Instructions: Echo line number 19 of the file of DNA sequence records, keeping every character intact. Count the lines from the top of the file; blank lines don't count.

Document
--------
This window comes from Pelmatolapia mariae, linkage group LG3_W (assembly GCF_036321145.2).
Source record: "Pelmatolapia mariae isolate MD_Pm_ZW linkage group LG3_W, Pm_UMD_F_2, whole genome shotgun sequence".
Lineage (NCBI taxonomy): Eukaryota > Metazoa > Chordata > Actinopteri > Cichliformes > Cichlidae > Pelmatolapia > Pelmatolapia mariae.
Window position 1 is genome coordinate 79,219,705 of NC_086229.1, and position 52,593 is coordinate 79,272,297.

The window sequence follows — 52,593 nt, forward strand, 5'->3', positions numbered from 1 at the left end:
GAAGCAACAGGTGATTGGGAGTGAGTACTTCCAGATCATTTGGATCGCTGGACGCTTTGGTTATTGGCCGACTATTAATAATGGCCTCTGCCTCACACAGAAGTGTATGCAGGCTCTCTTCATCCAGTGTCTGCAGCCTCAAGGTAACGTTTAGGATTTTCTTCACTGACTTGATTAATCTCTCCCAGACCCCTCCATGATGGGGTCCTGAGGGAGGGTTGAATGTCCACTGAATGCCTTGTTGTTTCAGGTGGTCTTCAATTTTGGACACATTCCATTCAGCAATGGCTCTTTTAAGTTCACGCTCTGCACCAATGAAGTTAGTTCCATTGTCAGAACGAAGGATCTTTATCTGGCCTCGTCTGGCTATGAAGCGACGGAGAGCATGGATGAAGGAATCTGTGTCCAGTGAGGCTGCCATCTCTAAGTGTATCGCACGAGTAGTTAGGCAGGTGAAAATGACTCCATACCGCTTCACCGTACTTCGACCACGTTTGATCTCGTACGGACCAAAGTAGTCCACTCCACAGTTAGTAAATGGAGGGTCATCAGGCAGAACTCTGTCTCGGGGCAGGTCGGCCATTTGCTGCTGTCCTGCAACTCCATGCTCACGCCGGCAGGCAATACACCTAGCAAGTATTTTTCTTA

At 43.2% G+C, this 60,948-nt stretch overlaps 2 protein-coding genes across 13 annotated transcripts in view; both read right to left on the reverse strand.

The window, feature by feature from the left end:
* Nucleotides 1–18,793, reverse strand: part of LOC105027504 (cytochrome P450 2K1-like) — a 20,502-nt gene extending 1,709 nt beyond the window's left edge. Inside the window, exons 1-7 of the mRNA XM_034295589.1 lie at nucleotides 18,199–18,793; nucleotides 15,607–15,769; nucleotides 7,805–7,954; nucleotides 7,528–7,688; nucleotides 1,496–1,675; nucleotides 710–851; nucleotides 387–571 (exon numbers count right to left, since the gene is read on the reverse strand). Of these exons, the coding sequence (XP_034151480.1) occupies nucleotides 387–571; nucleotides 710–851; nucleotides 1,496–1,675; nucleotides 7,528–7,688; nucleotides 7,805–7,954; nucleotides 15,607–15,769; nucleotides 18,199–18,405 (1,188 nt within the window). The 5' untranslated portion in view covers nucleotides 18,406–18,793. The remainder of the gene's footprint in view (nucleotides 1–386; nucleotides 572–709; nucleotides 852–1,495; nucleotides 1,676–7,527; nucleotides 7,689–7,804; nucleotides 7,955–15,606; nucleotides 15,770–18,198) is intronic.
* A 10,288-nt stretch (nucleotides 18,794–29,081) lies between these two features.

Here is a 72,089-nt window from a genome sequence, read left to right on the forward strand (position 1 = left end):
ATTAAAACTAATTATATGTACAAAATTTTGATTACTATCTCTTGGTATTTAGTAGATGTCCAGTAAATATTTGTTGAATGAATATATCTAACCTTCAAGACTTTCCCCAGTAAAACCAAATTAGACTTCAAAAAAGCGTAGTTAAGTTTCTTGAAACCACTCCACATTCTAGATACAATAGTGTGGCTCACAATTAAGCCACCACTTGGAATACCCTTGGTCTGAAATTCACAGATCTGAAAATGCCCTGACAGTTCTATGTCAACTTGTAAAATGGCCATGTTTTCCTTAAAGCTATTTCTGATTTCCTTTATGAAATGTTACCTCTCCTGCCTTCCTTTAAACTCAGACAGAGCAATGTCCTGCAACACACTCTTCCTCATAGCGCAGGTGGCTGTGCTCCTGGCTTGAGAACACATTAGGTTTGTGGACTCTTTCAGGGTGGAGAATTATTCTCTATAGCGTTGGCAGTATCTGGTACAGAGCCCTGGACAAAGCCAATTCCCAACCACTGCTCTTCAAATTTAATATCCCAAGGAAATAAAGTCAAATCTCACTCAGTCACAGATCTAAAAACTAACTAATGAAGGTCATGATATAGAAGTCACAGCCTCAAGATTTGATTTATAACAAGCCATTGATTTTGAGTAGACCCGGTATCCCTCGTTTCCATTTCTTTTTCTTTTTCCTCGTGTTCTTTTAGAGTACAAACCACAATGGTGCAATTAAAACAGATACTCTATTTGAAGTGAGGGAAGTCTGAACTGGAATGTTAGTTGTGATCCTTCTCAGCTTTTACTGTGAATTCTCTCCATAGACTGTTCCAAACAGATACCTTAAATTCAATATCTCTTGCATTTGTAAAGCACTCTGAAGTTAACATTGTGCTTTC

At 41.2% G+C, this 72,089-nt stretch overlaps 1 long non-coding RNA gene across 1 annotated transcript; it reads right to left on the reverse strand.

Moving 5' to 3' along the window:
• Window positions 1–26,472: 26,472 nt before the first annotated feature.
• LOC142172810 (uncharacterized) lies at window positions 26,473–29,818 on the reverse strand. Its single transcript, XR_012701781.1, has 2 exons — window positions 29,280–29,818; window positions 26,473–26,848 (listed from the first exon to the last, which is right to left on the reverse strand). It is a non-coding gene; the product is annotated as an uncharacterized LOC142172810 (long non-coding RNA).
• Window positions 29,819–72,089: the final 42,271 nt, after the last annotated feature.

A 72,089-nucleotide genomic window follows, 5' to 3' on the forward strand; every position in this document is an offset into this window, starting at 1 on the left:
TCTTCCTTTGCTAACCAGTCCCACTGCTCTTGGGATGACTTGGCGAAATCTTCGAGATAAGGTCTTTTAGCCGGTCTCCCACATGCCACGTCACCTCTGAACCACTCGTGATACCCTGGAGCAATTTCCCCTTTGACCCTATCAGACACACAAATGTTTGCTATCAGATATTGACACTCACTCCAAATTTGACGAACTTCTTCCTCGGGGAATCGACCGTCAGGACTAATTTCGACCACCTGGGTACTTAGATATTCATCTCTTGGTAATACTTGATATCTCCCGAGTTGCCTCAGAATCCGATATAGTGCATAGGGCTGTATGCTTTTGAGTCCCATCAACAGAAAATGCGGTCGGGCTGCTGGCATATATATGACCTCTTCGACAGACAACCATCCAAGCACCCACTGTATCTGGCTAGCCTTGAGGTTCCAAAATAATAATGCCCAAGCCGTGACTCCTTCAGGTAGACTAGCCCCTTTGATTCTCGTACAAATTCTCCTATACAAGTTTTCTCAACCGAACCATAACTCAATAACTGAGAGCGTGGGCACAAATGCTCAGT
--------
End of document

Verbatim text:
TCTTCCTTTGCTAACCAGTCCCACTGCTCTTGGGATGACTTGGCGAAATCTTCGAGATAAGGTCTTTTAGCCGGTCTCCCACATGCCACGTCACCTCTGAACCACTCGTGATACCCTGGAGCAATTTCCCCTTTGACCCTATCAGACACACAAATGTTTGCTATCAGATATTGACACTCACTCCAAATTTGACGAACTTCTTCCTCGGGGAATCGACCGTCAGGACTAATTTCGACCACCTGGGTACTTAGATATTCATCTCTTGGTAATACTTGATATCTCCCGAGTTGCCTCAGAATCCGATATAGTGCATAGGGCTGTATGCTTTTGAGTCCCATCAACAGAAAATGCGGTCGGGCTGCTGGCATATATATGACCTCTTCGACAGACAACCATCCAAGCACCCACTGTATCTGGCTAGCCTTGAGGTTCCAAAATAATAATGCCCAAGCCGTGACTCCTTCAGGTAGACTAGCCCCTTTGATTCTCGTACAAATTCTCCTATACAAGTTTTCTCAACCGAACCATAACTCAATAACTGAGAGCGTGGGCACAAATGCTCAGT